Monday, 25 March 2013

The Arctic Circle Review

Desire is a fundamental part of any filmmakers’ journey. Many would say that if you do not have a burning desire to be creative and make interesting film entertainment content then you probably do not have what it takes to compete with filmmakers today and should probably do something else. As with most business, the cream rises to the top and it is usually the ones who fight for it that end up getting what they want and achieving their goals. As a writer and a filmmaker myself, I understand that desire. Most people who know me would call me ambitious. But there is a downside to the desire to be a filmmaker and it may not be what you assume. Newer filmmakers today have a tendency to spell things out for the audience or hold things back. It really does not matter what types of genre you look at, they generally do one or the other. Spelling things out is bad because it makes the audience think that the film makers did not think they were smart enough to understand what was going on without every detail told to them.

Holding too much back can also be bad because it will make the audience think there should have been more to the story and the filmmaker just is not very good at telling a story. Neither could be entirely accurate, however in the world of film entertainment perception is reality. What people think you are doing is what people will assume you are doing and that can be bad if what you are doing makes the audience feel one of those two things. The Arctic Circle in a lot of ways suffers from both of these things at various points in the film, partly because it does one and then the other.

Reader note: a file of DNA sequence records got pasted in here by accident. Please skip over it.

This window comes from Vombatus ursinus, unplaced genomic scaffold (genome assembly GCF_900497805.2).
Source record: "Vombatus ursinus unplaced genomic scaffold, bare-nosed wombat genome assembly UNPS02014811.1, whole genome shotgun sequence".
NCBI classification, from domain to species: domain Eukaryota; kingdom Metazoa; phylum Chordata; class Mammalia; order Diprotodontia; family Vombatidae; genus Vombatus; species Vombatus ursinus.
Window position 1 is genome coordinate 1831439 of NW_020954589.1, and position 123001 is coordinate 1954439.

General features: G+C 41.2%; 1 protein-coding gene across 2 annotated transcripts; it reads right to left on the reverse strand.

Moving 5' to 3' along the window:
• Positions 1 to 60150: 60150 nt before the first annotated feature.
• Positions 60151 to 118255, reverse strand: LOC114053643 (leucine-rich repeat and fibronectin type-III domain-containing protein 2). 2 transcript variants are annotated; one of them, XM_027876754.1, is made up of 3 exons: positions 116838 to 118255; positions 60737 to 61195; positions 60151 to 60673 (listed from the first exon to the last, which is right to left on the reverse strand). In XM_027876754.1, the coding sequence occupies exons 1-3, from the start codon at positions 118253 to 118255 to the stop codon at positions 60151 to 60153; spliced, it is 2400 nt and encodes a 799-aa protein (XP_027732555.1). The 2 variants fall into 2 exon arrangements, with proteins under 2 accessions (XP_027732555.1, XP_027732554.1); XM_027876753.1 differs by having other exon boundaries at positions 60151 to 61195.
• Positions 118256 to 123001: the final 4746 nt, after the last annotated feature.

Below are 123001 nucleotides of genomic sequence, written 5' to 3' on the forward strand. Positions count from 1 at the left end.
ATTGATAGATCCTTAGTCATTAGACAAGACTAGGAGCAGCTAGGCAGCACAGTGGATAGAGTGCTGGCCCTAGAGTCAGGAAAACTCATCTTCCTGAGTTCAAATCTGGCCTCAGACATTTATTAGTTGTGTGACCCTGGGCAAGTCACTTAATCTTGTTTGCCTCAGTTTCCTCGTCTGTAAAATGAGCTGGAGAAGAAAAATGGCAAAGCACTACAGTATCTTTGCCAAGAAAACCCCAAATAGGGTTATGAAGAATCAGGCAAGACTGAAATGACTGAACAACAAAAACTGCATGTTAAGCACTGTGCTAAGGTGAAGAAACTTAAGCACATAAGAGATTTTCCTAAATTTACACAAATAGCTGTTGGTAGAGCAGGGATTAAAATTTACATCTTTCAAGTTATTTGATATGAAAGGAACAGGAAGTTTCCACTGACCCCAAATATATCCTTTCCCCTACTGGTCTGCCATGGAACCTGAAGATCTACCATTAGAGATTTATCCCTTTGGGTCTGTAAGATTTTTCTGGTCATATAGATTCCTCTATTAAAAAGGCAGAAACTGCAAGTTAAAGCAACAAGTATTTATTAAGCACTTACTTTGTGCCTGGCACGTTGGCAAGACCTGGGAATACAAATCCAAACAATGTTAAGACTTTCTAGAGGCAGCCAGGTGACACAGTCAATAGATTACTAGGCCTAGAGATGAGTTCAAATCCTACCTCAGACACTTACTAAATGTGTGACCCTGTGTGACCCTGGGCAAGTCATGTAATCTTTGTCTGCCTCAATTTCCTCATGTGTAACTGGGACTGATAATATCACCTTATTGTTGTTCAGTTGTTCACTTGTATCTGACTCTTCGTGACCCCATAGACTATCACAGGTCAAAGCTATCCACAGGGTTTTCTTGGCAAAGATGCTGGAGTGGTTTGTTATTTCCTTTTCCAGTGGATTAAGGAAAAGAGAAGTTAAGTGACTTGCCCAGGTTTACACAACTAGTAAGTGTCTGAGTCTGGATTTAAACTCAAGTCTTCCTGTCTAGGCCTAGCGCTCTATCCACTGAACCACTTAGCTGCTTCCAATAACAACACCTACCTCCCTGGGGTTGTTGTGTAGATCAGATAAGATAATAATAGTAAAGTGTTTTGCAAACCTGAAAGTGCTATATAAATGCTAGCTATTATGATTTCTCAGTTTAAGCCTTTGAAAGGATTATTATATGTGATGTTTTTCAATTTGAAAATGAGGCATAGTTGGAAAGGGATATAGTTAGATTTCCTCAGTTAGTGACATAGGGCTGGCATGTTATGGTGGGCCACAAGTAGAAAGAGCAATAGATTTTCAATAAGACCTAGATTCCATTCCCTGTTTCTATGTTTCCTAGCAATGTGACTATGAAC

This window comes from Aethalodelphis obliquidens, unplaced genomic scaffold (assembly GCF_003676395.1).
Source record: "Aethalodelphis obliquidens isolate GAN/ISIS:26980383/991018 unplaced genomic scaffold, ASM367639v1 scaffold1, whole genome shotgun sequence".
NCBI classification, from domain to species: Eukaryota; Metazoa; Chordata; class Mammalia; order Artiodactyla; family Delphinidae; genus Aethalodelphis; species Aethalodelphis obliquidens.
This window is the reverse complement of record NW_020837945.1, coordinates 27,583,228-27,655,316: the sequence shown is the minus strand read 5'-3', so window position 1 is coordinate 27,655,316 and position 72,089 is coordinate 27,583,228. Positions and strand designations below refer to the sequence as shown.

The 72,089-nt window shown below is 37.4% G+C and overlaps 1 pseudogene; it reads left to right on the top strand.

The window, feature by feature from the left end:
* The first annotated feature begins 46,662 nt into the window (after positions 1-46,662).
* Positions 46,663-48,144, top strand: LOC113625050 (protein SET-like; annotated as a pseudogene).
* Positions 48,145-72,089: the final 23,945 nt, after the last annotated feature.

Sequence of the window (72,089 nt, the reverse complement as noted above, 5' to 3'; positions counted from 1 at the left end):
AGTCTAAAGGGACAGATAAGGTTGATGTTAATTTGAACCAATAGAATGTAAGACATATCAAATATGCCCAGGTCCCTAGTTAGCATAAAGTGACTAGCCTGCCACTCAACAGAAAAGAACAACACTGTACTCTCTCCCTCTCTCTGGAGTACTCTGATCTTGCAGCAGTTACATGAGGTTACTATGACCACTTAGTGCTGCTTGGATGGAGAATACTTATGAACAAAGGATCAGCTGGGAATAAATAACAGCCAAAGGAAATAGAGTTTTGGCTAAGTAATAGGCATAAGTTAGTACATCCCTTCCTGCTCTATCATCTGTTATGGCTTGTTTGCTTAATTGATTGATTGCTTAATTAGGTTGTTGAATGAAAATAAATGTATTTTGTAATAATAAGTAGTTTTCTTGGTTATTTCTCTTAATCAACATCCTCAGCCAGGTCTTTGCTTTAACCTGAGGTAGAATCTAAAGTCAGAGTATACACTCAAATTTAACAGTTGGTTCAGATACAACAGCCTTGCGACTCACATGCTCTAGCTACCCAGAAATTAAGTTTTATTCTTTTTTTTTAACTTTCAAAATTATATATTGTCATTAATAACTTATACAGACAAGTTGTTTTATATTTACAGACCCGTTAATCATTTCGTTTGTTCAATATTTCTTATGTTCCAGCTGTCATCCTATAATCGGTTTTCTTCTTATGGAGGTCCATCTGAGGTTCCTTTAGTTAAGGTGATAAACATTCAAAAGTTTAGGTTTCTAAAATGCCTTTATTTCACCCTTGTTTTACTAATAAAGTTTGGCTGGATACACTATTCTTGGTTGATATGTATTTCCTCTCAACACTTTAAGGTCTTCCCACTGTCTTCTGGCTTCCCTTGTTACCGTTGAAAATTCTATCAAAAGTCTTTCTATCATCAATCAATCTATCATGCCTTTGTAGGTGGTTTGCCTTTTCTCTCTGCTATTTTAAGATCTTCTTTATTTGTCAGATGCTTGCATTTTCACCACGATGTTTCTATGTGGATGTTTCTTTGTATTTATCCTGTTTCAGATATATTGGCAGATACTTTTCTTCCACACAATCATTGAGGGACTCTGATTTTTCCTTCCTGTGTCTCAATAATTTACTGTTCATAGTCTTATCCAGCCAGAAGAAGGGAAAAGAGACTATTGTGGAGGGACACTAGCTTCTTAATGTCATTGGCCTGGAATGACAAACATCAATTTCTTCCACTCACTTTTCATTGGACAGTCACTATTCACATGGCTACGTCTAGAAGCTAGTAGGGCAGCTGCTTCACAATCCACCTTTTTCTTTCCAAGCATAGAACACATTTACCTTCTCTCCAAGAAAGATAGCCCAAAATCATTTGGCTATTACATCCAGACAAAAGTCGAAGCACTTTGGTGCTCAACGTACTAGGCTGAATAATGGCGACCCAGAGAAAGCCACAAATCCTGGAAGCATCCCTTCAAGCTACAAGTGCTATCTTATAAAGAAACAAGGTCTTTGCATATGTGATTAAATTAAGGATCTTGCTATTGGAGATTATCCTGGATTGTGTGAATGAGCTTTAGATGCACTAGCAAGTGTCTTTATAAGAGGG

At the beginning of this film there is a clear attempt to explain the story as it goes along despite it being a film without dialogue. As a result when the film stops doing that later in the short it becomes somewhat disconcerting and you are left wondering why it did not continue. Still, one of the benefits of doing a film that is entirely silent, animated or not, is that most of the action and story happens visually. Even though it switches gears halfway through it still manages to tell a very simple and honest story about the reality of the world.

It is still worth watching. Check it out below or at Film Annex.

Monday, 11 March 2013

Earth Review

Aliens are a popular topic to use for filmmakers today. This can sometimes happen in tough economic times, much like the attempt at a lot of post-apocalyptic films in those same times. When you bring the two together you get a lot of interesting content. But there is another type of alien film that happens from time to time among the various types of film genre out there. And it is most often done through films aimed at children. When done right, this type of film can bring in lots of money from not only the kids but from their parents as well.

Short film makers of today much like those making a feature film, try to replicate that sense of amazement in a much shorter time and it does not always work. It is extremely difficult to pull off a film like this, I am well aware of that. Any type of animation is extremely difficult, particularly with so much film entertainment out there these days, but I think it is because of how much is out there that filmmakers do not have much of an excuse to do it badly.